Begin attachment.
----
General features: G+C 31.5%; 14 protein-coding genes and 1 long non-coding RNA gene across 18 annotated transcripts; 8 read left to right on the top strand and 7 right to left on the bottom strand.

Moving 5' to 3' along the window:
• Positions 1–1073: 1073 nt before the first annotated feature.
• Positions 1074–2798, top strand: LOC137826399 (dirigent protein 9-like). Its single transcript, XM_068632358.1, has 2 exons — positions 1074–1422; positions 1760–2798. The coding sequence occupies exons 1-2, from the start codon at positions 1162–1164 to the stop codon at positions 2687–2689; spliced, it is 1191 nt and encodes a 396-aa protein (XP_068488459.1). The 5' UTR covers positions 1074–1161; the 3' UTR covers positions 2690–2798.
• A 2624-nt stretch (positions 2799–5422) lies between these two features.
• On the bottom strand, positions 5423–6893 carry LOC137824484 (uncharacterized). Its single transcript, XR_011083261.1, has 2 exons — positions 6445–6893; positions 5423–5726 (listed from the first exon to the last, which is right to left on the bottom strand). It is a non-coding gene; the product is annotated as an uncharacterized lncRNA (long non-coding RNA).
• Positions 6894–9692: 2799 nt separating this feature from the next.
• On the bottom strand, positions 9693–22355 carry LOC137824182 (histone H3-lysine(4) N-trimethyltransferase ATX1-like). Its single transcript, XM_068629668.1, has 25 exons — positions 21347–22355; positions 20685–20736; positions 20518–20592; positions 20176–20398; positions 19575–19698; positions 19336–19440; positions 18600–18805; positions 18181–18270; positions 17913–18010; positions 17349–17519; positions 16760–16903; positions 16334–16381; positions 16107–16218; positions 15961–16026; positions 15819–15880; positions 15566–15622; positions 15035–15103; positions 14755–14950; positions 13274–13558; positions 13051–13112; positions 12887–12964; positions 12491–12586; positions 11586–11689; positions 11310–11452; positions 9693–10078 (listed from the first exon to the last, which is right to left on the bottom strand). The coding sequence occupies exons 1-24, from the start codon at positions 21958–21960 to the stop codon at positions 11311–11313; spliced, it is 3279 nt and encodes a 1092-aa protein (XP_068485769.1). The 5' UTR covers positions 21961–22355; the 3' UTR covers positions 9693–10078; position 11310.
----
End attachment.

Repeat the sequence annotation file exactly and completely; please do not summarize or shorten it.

General features: G+C 31.5%; 14 protein-coding genes and 1 long non-coding RNA gene across 18 annotated transcripts; 8 read left to right on the top strand and 7 right to left on the bottom strand.

Moving 5' to 3' along the window:
• Positions 1–1073: 1073 nt before the first annotated feature.
• Positions 1074–2798, top strand: LOC137826399 (dirigent protein 9-like). Its single transcript, XM_068632358.1, has 2 exons — positions 1074–1422; positions 1760–2798. The coding sequence occupies exons 1-2, from the start codon at positions 1162–1164 to the stop codon at positions 2687–2689; spliced, it is 1191 nt and encodes a 396-aa protein (XP_068488459.1). The 5' UTR covers positions 1074–1161; the 3' UTR covers positions 2690–2798.
• A 2624-nt stretch (positions 2799–5422) lies between these two features.
• On the bottom strand, positions 5423–6893 carry LOC137824484 (uncharacterized). Its single transcript, XR_011083261.1, has 2 exons — positions 6445–6893; positions 5423–5726 (listed from the first exon to the last, which is right to left on the bottom strand). It is a non-coding gene; the product is annotated as an uncharacterized lncRNA (long non-coding RNA).
• Positions 6894–9692: 2799 nt separating this feature from the next.
• On the bottom strand, positions 9693–22355 carry LOC137824182 (histone H3-lysine(4) N-trimethyltransferase ATX1-like). Its single transcript, XM_068629668.1, has 25 exons — positions 21347–22355; positions 20685–20736; positions 20518–20592; positions 20176–20398; positions 19575–19698; positions 19336–19440; positions 18600–18805; positions 18181–18270; positions 17913–18010; positions 17349–17519; positions 16760–16903; positions 16334–16381; positions 16107–16218; positions 15961–16026; positions 15819–15880; positions 15566–15622; positions 15035–15103; positions 14755–14950; positions 13274–13558; positions 13051–13112; positions 12887–12964; positions 12491–12586; positions 11586–11689; positions 11310–11452; positions 9693–10078 (listed from the first exon to the last, which is right to left on the bottom strand). The coding sequence occupies exons 1-24, from the start codon at positions 21958–21960 to the stop codon at positions 11311–11313; spliced, it is 3279 nt and encodes a 1092-aa protein (XP_068485769.1). The 5' UTR covers positions 21961–22355; the 3' UTR covers positions 9693–10078; position 11310.